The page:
REVIEW: IDW Publishing’s Crashing #2


  • Crash #2

    Crash #2

    Matthew Klein

    morgan beem

    Hassan Otsmane-Elhaou

    Cover artist:
    morgan beem

    Editorial IDW


    Release date:

    triona farrell

In a world where society has grown tired of superpowered people fighting and endangering innocent bystanders, politicians are trying to ban superheroes and strip them of their health care rights. But Mass General’s Dr. Rose Osler is still on the fence, having to tend to superheroes by day and supervillains by night as her husband leads the rallying cry against the powers that be. As the walls begin to close in, Rose falls back into old destructive habits. dash IDW Publishing’s #2, written by Matthew Klein with illustrations by Morgan Beem, colors by Triona Farrell, and letters by Hassan Otsmane-Elhaou, is a grounded story that progressively takes its protagonist through a downward spiral with every page turn. .

dash Issue #2 picks up where the previous issue left off, leaving Rose with her shady client Gordian, who lies bleeding on his makeshift operating table. She returns home to her husband with a heavy heart, because she has broken a promise he made to both of them. But life goes on, and she finds herself treating another super person, Piper McNally, companion to the world’s greatest hero, Rex Glassman. Rose struggles with the hospital to keep the Supers in her care, as Piper’s struggles with her addiction hit her closer to home, and she wants to do everything in her power to help him. Unfortunately, the villainous Gordian has discovered Rose’s double life.

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Klein walks the fine line between medical jargon and human drama for maximum effect. Rose’s narration is as apologetic as it is defensive, giving the audience a closer look at her struggles. The subtle differences between her words and actions become larger and larger as the book progresses, as do the consequences of the secrets she keeps. The reader can feel her resolve to help Piper fight her addiction. In a way, he wants to redeem himself through getting Piper back. It is easy to sympathize with her despite her hypocrisy. The superhero angle and the politics surrounding it are well crafted and fit into the narrative naturally.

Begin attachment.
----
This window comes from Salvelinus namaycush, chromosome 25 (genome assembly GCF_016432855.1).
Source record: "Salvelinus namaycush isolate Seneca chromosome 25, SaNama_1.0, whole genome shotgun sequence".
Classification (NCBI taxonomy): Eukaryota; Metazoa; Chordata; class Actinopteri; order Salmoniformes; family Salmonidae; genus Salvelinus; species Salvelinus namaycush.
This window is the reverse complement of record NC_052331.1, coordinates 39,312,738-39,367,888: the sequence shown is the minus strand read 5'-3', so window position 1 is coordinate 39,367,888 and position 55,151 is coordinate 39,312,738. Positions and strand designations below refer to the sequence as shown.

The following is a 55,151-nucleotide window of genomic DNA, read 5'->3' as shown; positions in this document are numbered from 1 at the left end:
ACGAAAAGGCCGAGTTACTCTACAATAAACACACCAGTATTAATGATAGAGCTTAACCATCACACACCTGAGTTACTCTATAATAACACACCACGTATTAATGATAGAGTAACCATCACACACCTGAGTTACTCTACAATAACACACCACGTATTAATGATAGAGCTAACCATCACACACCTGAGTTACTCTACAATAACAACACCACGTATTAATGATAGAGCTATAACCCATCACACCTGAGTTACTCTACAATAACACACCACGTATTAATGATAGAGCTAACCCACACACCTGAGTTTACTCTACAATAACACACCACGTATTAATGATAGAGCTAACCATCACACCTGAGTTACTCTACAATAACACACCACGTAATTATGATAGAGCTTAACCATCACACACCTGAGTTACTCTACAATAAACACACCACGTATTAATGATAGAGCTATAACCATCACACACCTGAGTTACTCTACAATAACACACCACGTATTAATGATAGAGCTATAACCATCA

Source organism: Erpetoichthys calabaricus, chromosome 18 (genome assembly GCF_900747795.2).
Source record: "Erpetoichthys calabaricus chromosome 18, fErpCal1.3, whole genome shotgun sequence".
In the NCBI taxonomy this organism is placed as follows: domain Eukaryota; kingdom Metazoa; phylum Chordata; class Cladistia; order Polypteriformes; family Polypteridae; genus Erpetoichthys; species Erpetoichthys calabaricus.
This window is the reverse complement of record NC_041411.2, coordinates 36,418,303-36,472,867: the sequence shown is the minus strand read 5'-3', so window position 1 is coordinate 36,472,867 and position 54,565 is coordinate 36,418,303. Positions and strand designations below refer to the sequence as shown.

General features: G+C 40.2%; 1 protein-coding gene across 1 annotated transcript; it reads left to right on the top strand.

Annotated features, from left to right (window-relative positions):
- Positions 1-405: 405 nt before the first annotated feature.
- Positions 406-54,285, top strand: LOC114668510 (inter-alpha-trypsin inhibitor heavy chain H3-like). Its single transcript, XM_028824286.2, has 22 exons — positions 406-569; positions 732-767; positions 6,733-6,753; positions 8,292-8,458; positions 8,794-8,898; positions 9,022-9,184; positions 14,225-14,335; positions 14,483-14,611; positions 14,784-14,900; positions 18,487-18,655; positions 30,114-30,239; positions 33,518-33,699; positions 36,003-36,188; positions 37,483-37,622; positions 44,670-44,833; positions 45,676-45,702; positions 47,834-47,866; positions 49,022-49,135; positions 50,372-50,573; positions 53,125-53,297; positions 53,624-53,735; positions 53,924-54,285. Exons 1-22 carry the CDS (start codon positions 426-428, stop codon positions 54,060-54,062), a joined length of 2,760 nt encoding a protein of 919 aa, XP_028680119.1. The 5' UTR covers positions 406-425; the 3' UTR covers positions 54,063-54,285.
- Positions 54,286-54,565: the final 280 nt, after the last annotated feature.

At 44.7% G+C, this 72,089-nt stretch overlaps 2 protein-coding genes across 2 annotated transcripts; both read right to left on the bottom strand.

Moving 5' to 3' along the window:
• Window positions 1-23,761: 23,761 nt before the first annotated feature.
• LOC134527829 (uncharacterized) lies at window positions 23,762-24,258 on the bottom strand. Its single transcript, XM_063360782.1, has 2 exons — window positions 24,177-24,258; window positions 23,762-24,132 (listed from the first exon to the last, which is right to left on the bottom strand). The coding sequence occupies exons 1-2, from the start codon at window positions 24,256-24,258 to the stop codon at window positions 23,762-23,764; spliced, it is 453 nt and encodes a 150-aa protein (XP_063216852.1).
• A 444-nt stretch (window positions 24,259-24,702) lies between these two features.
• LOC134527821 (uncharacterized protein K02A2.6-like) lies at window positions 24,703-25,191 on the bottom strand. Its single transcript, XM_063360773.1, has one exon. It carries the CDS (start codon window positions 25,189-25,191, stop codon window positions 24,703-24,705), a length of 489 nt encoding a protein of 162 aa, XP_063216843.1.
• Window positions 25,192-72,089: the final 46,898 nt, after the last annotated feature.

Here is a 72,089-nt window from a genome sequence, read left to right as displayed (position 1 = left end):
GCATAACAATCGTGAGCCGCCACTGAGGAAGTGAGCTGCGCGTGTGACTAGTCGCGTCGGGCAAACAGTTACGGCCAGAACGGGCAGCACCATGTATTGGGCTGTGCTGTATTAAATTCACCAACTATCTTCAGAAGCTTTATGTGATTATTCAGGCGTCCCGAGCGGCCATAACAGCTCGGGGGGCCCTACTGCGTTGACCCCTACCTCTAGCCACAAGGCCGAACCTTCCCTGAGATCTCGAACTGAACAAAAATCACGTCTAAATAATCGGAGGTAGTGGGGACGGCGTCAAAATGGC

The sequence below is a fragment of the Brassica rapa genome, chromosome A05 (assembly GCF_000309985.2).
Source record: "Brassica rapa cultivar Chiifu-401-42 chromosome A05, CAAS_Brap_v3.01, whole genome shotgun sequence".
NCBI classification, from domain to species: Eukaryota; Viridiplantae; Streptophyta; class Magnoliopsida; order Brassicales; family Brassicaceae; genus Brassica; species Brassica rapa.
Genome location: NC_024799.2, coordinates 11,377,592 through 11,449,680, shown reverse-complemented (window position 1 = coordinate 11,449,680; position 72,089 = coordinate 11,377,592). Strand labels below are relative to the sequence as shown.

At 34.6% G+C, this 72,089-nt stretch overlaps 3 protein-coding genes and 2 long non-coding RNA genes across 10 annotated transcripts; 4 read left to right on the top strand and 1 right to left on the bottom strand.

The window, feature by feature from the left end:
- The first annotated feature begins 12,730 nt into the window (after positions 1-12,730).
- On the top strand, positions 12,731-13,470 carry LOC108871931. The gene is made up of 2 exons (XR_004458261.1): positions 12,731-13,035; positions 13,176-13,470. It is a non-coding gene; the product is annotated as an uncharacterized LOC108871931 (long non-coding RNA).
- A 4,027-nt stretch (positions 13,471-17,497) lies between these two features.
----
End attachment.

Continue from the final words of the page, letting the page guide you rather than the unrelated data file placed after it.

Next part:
Morgan Beem’s artwork is as expressive as it is meticulous, with each panel depicting a dramatic sequence. The artwork sways with the mood of the protagonist of it, and the facial expressions are absolutely on point. Her eyes reveal all the deceitful emotions festering within the characters like a pictorial lie detector test. Colorist Triona Farrell keeps up with the detailed illustrations and imprints her own stylistic impressions on each scene. The colors create the perfect atmosphere. Hassan Otsmane-Elhaou presents an excellent variety of stylized texts that sometimes intersect with the artwork to a very moving effect.

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dash #2 is a multi-layered story that requires the reader’s attention from start to finish, not because of any blink-and-you-miss action or intersecting narratives, but because of the protagonist’s slow descent into madness that builds with each interaction. The issue spans a long day, which is enough to push Rose over the edge when her guilt threatens to consume her. Just as the story is about to stall, Klein pulls out of the hat a clichéd supervillain move that nonetheless adds intrigue to the entire story, keeping readers eagerly awaiting the next issue.

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